Amcha Ghar: Home safe home

Tuesday, August 31, 2010

A decade ago when Susheela Singh and Anthony Dias, founders of Amcha Ghar, a Mumbai-based NGO providing shelter to orphaned or semi-orphaned girls, tried to provide a home for a sexually abused girl, they came in for a rude shock.

They ran from one home to another but discovered that no institution would take her because she was not an orphan in literal term.

amcha_ghar The unsavoury experience led to Amcha Ghar, or Our Home, that many orphaned, semi-orphaned and vulnerable girls call their home.

“We realized those days that no home catered to semi-orphan girls or to those living in vulnerable situations. The girls were denied admission in homes if they had a single parent, despite the fact that the single parent often worked all day, leaving the girl to fend for herself or placing her in the care of relatives who can abuse them sexually, physically, or emotionally,” says Singh.

So the sorry state of affairs prompted Ms. Singh and Mr. Dias to form an organization that would serve those living in such situations. In 1996 in Uttan village at Bhayander in Mumbai, a committed team of social workers, attorneys, doctors, and well-wishers joined Ms. Singh and Mr. Dias to set up Amcha Ghar.

Amcha Ghar is thus dedicated to helpless female children - irrespective of their religion or caste. It tries to provide a home to the vulnerable, especially those living on the streets.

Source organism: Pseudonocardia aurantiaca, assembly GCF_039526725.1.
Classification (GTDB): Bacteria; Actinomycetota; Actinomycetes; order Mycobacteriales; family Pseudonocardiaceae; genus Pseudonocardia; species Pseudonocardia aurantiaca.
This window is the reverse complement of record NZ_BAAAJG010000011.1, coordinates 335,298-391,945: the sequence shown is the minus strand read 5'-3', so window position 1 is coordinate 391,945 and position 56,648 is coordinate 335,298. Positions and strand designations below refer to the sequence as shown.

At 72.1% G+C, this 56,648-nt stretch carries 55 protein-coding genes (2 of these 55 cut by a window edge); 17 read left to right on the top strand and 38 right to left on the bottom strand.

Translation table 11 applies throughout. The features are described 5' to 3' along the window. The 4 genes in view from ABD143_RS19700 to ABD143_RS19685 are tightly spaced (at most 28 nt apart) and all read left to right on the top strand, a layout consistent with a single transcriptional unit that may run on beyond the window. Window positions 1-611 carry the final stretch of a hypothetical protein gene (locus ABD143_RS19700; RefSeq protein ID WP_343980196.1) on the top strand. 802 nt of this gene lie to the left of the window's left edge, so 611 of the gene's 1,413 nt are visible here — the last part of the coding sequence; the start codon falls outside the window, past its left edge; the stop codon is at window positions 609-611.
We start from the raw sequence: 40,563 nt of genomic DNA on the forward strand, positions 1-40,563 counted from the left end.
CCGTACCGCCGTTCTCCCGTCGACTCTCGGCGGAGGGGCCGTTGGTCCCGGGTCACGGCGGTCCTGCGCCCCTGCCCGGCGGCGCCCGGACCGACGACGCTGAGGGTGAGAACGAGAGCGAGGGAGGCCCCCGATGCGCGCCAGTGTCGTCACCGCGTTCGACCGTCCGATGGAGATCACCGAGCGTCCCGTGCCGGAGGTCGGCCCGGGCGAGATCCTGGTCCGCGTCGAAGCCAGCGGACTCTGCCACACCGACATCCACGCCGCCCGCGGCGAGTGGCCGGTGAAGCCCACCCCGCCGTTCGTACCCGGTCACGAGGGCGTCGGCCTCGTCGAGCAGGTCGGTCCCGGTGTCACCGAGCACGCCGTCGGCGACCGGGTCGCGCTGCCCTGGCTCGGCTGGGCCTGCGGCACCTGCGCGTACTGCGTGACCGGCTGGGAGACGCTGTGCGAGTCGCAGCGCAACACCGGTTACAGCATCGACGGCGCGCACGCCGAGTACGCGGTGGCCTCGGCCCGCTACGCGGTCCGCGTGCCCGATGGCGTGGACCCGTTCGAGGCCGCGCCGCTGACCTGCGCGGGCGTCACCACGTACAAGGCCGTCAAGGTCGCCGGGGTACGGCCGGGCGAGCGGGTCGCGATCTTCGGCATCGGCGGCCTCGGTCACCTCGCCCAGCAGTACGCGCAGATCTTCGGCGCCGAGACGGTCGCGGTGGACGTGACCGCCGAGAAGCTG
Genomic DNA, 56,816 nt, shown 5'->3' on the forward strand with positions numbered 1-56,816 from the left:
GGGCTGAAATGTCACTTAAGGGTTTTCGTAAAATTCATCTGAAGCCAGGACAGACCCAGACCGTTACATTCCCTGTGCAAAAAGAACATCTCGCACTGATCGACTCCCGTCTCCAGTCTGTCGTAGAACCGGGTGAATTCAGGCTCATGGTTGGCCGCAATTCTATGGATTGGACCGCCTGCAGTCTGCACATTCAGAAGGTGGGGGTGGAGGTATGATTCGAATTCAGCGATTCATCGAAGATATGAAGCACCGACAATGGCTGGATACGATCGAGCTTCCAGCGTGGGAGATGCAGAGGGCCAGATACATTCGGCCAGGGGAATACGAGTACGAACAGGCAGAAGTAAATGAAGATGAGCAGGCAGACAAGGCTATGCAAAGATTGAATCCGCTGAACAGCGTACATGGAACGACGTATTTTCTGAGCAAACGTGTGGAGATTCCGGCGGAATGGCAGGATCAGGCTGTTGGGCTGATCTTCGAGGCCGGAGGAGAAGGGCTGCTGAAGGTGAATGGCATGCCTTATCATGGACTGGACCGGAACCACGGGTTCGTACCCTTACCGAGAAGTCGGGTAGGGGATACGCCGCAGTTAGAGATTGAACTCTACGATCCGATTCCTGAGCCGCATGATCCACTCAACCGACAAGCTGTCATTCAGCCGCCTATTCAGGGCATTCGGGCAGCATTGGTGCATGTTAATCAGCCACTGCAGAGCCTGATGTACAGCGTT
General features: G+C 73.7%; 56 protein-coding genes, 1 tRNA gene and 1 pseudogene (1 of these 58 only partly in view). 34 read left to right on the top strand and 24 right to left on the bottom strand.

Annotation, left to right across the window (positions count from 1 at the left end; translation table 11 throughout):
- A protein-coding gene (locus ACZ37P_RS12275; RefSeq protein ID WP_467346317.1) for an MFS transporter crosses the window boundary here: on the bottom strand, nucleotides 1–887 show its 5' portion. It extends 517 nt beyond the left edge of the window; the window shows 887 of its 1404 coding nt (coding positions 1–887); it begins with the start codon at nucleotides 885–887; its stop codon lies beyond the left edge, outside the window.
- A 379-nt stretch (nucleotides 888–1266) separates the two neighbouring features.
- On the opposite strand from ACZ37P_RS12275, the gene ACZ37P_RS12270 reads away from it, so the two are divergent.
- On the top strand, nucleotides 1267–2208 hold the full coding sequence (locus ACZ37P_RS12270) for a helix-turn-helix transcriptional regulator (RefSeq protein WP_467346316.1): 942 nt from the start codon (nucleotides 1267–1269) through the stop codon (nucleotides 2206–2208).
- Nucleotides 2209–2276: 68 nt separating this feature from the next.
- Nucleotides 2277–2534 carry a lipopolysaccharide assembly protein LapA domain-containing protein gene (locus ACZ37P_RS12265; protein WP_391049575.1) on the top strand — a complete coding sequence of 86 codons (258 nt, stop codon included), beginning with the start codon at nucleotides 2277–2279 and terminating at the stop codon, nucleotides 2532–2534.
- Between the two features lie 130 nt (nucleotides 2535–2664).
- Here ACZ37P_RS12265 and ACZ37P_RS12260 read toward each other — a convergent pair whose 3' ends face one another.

Amcha Ghar focuses on early intervention, rescuing and rehabilitating young girls from the streets. When possible, Amcha Ghar also provides counselling and economic guidance to girls’ parents or relatives, with the ultimate aim of stabilizing the family environment and improving economic status so that girls can be re-united with their families.

“The home aims to educate the girls in an English medium school, and train and transform them into skilled adult women who are able to live an independent life in the mainstream of society,” says Singh.

What had begun with three children is now a home to 30 with hundreds on the waiting list.

“Our children are known for their loving nature and discipline. The main objective is to give them an opportunity in life that protects them from falling in to the clutches of evil forces,” says Singh.

Amcha Ghar provides resources for development of destitute girls from all over India. The main thrust of this organization is towards the children's education in an English Medium School.

At present some of the Amcha Ghar girls are pursuing their graduation.

Amcha Ghar now encompasses not only a Residential Home in the village of Uttan, but also an Extension Home for grown-up residents who are working and pursuing higher studies in Bhayander.

“We want to purchase land for development and expansion of Girls Home, expand our classes up to tenth standard and implement school bus services,” says Singh.

The NGO also plans a mini multi-speciality hospital with Home for the aged.

These plans apart, what Amcha Ghar has succeeded is no less significant. It has provided at least 30-odd girl a safe home and set an example for others to come up with more such initiatives.

For details visit


Post a Comment